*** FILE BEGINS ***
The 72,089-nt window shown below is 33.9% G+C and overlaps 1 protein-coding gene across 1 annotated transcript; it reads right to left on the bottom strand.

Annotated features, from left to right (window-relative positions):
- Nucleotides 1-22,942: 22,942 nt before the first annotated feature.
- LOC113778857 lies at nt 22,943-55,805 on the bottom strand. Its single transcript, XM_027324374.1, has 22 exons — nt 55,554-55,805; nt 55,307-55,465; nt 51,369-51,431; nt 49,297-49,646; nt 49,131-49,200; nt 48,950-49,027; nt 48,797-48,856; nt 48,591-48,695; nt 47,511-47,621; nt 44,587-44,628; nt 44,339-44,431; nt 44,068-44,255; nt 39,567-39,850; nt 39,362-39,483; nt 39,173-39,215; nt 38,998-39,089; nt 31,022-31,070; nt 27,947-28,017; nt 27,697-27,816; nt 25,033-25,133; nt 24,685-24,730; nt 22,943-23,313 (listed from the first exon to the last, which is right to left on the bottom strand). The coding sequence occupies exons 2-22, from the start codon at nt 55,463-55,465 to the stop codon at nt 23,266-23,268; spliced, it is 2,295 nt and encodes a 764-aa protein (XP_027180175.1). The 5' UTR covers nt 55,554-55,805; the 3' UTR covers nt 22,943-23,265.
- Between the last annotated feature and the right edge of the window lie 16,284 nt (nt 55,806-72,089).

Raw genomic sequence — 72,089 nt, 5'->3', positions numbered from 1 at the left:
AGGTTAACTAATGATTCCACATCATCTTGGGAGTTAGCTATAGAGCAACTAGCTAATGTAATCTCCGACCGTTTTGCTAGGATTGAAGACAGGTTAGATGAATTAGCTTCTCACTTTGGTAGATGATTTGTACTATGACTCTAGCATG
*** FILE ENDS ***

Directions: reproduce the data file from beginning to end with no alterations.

The 72,089-nt window shown below is 33.9% G+C and overlaps 1 protein-coding gene across 1 annotated transcript; it reads right to left on the bottom strand.

Annotated features, from left to right (window-relative positions):
- Nucleotides 1-22,942: 22,942 nt before the first annotated feature.
- LOC113778857 lies at nt 22,943-55,805 on the bottom strand. Its single transcript, XM_027324374.1, has 22 exons — nt 55,554-55,805; nt 55,307-55,465; nt 51,369-51,431; nt 49,297-49,646; nt 49,131-49,200; nt 48,950-49,027; nt 48,797-48,856; nt 48,591-48,695; nt 47,511-47,621; nt 44,587-44,628; nt 44,339-44,431; nt 44,068-44,255; nt 39,567-39,850; nt 39,362-39,483; nt 39,173-39,215; nt 38,998-39,089; nt 31,022-31,070; nt 27,947-28,017; nt 27,697-27,816; nt 25,033-25,133; nt 24,685-24,730; nt 22,943-23,313 (listed from the first exon to the last, which is right to left on the bottom strand). The coding sequence occupies exons 2-22, from the start codon at nt 55,463-55,465 to the stop codon at nt 23,266-23,268; spliced, it is 2,295 nt and encodes a 764-aa protein (XP_027180175.1). The 5' UTR covers nt 55,554-55,805; the 3' UTR covers nt 22,943-23,265.
- Between the last annotated feature and the right edge of the window lie 16,284 nt (nt 55,806-72,089).

Raw genomic sequence — 72,089 nt, 5'->3', positions numbered from 1 at the left:
AGGTTAACTAATGATTCCACATCATCTTGGGAGTTAGCTATAGAGCAACTAGCTAATGTAATCTCCGACCGTTTTGCTAGGATTGAAGACAGGTTAGATGAATTAGCTTCTCACTTTGGTAGATGATTTGTACTATGACTCTAGCATG